Questions: Southeast Asian Nations Member Countries and Competition with China

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In terms of how India views itself for the next 5 10 years, where do you think the line, the balance between competition and cooperation lies as far as China is concerned, especially in Southeast Asia, where India has definitely established itself as a major actor among Association of Southeast Asian Nations (ASEAN) member countries?

  • I think the defining principle that we would apply to our relationship with China is engagement. With engagement you obviously have to think of the dimensions of cooperation involved. You have to see how this engagement obviates the possibilities of confrontation. I think that is a primary focus when it comes to approaching relations with China.
  • I referred to the boundary question and the unresolved issues involved in that sphere between India and China. I think if you look at the India/China relationship, and the way it has been managed – if you can call it the management regime for India/China relations – I think it has been quite successful. We have maintained peace on our borders for decades now. We have mechanisms in place to enhance mutual confidence. Our trade and economic relationship have grown beyond all prognostications. It is an imbalanced relationship, but the fact is it is a huge relationship. It is well poised to become one of the most important trading relationships of this century.
  • I think the fact that we have been able to achieve so much with China, and I believe there is room enough for India and China to grow, to coexist and to engage with each other. There will obviously be competition in some areas, but that competition need not be self-defeating. It need not be a cancellation process as far as all the other things that we do as much as it may be projected in some sections of public opinion in that fashion. That is nowhere near happening because I believe good sense will prevail on both sides.
  • With the temperature rising around the South China Sea, there is a lot of concern about what happens there in security terms. I wonder whether India has a particular point of view with regard to how the current disputes can be addressed if not resolved.
  • When it comes to Southeast Asia, when it comes to India՚s growing profile in Southeast Asia, and the very close ties that we have with countries in that region – all the ASEAN countries, we have obviously watched what is happening in the South China Sea with a lot of interest and close attention. This is a complex dispute that involves a number of countries in the region. Obviously, it has to be solved among the countries concerned and China. Our advocacy has always been for negotiation, for codes of conduct that would prevent conflict, that would again enhance mutual confidence, and that would enable the trade, normal communication and security interests of all concerned to be addressed adequately.
  • As you know we are very closely engaged with the ASEAN Regional Forum and the ASEAN Defence Ministers Meeting Plus which we are part of. We are part of the East Asia Summit. We have also welcomed the inclusion of Russia and the United States in that summit. There are various mechanisms for cooperation and dialogue today, for the countries concerned to get together, to build an inclusive, more stable and more lasting security architecture, which does not exclude one country to the advantage of the others because that is not going to work.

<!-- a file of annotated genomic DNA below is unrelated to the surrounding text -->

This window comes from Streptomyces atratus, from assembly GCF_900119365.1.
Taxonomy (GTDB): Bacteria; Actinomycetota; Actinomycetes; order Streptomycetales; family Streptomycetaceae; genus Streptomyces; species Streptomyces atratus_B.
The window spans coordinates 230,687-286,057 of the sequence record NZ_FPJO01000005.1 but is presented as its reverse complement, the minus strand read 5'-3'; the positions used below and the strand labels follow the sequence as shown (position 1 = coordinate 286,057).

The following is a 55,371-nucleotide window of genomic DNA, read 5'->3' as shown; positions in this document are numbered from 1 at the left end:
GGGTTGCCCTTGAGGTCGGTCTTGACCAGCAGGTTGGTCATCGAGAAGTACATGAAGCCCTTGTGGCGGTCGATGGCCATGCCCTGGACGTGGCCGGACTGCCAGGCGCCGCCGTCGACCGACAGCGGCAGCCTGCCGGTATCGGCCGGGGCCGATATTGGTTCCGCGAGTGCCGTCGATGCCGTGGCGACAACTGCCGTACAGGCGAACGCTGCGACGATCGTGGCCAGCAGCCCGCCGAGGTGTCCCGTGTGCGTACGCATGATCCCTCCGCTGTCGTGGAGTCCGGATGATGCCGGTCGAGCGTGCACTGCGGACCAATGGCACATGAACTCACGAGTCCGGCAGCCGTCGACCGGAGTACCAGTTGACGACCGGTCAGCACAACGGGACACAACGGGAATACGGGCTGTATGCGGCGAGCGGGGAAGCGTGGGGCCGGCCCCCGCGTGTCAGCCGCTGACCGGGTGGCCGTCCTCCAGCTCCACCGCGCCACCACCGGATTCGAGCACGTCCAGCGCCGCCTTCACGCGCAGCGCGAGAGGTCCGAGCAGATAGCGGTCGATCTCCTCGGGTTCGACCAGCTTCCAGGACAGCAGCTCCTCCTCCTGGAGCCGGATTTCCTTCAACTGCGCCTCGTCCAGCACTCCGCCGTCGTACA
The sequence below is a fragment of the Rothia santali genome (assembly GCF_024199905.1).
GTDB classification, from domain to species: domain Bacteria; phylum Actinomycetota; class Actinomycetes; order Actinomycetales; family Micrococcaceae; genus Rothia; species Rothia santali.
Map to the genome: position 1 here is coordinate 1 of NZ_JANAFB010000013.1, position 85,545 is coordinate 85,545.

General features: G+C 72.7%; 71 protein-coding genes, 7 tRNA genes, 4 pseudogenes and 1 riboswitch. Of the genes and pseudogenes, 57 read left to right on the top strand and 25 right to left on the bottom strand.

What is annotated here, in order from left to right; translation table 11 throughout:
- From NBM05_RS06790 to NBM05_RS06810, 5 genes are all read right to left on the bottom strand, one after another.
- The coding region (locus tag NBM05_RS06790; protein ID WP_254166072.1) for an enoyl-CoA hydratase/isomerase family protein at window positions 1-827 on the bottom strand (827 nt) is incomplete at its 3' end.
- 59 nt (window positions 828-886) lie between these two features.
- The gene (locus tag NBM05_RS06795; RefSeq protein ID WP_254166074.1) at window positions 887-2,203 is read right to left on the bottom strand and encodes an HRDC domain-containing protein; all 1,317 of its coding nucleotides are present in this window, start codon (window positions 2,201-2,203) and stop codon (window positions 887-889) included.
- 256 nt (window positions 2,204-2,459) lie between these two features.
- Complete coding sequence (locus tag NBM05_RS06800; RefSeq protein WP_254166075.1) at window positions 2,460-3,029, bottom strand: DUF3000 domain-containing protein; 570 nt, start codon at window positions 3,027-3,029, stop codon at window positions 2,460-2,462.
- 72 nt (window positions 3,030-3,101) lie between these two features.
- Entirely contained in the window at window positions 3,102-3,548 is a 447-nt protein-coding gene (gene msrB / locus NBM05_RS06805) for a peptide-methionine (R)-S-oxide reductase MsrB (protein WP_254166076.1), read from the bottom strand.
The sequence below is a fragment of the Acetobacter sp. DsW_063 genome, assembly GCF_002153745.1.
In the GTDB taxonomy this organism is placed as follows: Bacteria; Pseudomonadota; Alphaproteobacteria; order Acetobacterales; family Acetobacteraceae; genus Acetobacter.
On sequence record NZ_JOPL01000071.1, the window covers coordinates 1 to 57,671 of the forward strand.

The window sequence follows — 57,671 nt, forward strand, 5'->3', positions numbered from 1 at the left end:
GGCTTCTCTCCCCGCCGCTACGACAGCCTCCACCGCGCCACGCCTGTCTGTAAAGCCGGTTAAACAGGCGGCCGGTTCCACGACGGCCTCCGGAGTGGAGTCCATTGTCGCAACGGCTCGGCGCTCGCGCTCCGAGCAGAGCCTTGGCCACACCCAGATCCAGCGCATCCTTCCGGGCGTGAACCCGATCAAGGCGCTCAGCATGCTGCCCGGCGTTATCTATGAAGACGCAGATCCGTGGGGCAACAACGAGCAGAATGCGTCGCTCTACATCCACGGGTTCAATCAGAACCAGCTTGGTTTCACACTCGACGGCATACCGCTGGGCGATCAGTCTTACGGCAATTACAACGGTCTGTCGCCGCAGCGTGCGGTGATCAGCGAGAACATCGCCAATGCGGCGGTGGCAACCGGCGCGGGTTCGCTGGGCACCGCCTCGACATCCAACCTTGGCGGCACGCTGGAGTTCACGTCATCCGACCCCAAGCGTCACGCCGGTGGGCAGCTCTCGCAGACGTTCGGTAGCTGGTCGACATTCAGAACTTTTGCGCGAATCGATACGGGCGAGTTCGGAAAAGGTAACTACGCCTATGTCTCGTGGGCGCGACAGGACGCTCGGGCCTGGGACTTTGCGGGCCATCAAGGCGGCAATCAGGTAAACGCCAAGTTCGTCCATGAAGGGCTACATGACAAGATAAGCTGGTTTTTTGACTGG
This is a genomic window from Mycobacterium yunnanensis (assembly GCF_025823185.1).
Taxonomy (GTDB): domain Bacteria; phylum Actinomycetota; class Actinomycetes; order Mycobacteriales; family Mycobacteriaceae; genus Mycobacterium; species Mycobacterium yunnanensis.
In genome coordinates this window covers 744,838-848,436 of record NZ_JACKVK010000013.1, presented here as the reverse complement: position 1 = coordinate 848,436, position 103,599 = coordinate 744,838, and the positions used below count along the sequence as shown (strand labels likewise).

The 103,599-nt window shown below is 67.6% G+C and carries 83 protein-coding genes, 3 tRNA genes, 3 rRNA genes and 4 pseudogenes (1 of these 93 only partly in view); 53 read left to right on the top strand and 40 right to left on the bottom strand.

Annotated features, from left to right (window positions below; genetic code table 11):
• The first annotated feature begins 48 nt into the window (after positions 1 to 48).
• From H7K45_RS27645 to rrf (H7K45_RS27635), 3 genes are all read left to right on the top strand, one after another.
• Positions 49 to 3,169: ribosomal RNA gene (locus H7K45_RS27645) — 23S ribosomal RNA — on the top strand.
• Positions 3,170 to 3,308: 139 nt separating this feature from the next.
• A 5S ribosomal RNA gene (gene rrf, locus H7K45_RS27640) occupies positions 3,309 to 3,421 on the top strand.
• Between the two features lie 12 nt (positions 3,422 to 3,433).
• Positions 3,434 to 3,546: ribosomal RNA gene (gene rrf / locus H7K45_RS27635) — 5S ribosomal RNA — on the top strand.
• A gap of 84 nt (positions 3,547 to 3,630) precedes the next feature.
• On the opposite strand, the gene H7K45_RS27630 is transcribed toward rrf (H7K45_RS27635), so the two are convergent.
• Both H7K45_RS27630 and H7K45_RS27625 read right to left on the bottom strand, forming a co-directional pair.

Competition with China. Where you think that competition is most likely to arise – in which areas and on which questions?

  • I think the world will always compare India and China and seek to attribute competitive paradigms to both countries. There will obviously be areas around the world where India and China transact relations, try to build development partnerships and try to promote economic interests. However, as I said, we need to approach this not just with hindsight of what we have gained in terms of experience from dealing with each other over the last five to six decades, including the difficult years – if I may say – but also with adequate foresight. This is because ultimately, I think our development, our patterns – our political patterns of development in India and China have differed. The manner in which India and China are perceived in many of the countries we cooperate with or transact relations with is different. I think that difference will prevail. There will always be a difference of perception about the way India is seen and the way China is seen.
  • I do not think we are getting into a process here where India wants to emulate China in all that it does. I think that is an impractical way of approaching these matters. I think India has its strengths, has its capabilities and has its particularly Indian characteristics that appeal to a lot of our development partners, as you see in Africa where we are delivering on capacity building and where we provide scholarships for people to come and study in India. The whole democratic experience of India is something that appeals to a lot of our African partners, for instance, and in Southeast Asia.
  • Therefore, I believe India has unique advantages. China has its own advantages in terms of the burst it has been able to achieve in terms of economic development and the manner in which it has been able to transform the face and landscape of Chinese life.
  • I believe there is a lot that India and China should be engaging with each other about and trying to learn from each other about in this process.